Yebyu Township villagers speak out about splinter group extortion

January 22, 2016

Yebyu: On the border of southern Ye Township, Mon State and northern Yebyu Township, Tenasserim Region, villagers are beginning to speak out about frequent demands for money from Mon splinter groups.

Residents in small villages along the seacoast have complained about a lack of protection from Mon splinter factions, who demand huge amounts of money from villagers up to three or four times per year. Speaking to HURFOM, villagers said that the threat is so severe that many have considered moving to other areas to escape the splinter groups’ reach.

The coastal area between southern Ye Township and northern Yebyu Township, where the New Mon State Party (NMSP) has wielded influence since 1987, has been marked out as a black area since the Burma Socialist Program Party (BSPP) era, due to splinter groups’ prolific activities.

Today, splinter groups still regularly extort money from villagers in the region. According to data given by village administrators, from October 2014 to April 2015 splinter groups extorted a total of 28 million Kyat from five different villages, as well as five Kyat-thar of gold and several mobile phones.

Also in this period, the village administrator on Kywe Thone Nyi Ma island received two separate letters from splinter groups, each demanding 40 million Kyat. The second letter, received on April 16, 2015, was signed by the Asaung and Alwin (Nai Loon) groups.

The village administrator of Kywe Thone Nyi Ma explained that around 10 households have moved away from the island in response to the threat posed by splinter groups.

“They demand millions of Kyat,” said Nai De Dot, a 55-year-old rubber plantation worker from Mae Taw village, “It is like they assume we villagers have a machine to produce money. Even if we could sell our rubber leaves for a Kyat per leaf, it would still be difficult to raise the amounts of money they demand. No matter how difficult life is for us, we always have to pay them. Even the village head and monks cannot live in peace. If we don’t pay them, we can’t live in peace, and instead we have to worry about when they will come to kill us.”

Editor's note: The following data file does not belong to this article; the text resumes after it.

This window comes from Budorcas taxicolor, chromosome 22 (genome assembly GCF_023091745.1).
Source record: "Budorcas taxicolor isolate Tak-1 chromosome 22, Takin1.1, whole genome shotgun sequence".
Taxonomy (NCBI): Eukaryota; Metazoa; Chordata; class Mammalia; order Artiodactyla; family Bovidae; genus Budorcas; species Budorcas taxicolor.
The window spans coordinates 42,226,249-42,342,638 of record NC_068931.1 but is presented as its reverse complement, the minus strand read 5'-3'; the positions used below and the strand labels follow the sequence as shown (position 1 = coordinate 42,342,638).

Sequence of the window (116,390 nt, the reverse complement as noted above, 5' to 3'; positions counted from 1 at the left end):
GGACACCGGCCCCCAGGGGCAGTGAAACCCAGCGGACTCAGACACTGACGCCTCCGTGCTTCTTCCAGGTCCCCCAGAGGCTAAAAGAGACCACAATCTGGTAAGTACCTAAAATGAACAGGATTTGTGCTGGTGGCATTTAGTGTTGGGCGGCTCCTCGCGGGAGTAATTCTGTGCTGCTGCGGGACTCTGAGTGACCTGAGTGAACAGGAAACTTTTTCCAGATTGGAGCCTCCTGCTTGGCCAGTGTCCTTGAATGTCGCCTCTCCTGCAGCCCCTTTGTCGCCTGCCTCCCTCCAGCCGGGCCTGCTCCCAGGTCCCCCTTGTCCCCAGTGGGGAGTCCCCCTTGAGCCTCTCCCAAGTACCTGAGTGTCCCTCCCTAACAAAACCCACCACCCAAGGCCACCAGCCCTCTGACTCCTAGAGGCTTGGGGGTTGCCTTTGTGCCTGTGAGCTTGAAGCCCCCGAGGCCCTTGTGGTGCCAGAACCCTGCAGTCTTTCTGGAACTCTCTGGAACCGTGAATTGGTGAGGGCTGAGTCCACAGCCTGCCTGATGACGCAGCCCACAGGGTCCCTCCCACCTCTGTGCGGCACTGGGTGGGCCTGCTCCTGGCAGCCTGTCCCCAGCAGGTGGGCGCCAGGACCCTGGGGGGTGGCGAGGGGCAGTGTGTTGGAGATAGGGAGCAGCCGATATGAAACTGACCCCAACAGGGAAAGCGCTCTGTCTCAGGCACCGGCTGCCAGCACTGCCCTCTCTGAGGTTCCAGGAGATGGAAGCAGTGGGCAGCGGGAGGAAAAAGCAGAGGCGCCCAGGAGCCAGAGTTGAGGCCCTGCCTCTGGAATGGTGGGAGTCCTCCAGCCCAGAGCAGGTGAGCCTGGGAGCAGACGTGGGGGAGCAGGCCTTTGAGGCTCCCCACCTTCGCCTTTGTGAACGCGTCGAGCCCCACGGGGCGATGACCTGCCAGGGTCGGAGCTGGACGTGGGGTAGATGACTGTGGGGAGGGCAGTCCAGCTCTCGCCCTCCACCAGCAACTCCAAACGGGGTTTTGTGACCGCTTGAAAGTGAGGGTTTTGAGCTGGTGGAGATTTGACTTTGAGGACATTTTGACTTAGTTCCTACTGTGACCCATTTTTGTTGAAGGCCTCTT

Villagers expressed concerns that small villages in the area risk falling behind in terms of development due to constant threats of attack and extortion.

A resident from Mae Taw village, who wished to remain anonymous, said, “Villagers are too frightened to go to their farms and plantations. They are planning to move to other places. They just leave their farms with their relatives. Some put their land up for sale.”

According to Nai Ah Htun, a 49-year-old plantation owner based in Ah Mae village, the splinter groups thrive due to a strong network of informants in coastal villages and on ships along the seashore.

Nai Ah Htun expressed his frustration that local military and major armed groups have failed to protect villagers, saying, “We don’t understand why the New Mon State Party and government military can’t get rid of these small splinter groups […] Where are the security services from the nearby Mawrawaddy battalions No. 42 and 43?

“We have to pay [the splinter groups] a huge amount of money, from our money that we earn from our hard work. Not just one year, but every year. This is not right at all. It is time for them to stop. We would like to ask government armed groups and ceasefire armed groups to help us.”

Another villager echoed these frustrations, “Every time splinter groups come to extort money, we hear that the nearby Mawrawaddy Navy will provide security. But we never hear anything about what they have done to get rid of the groups.”

 

 

 

 

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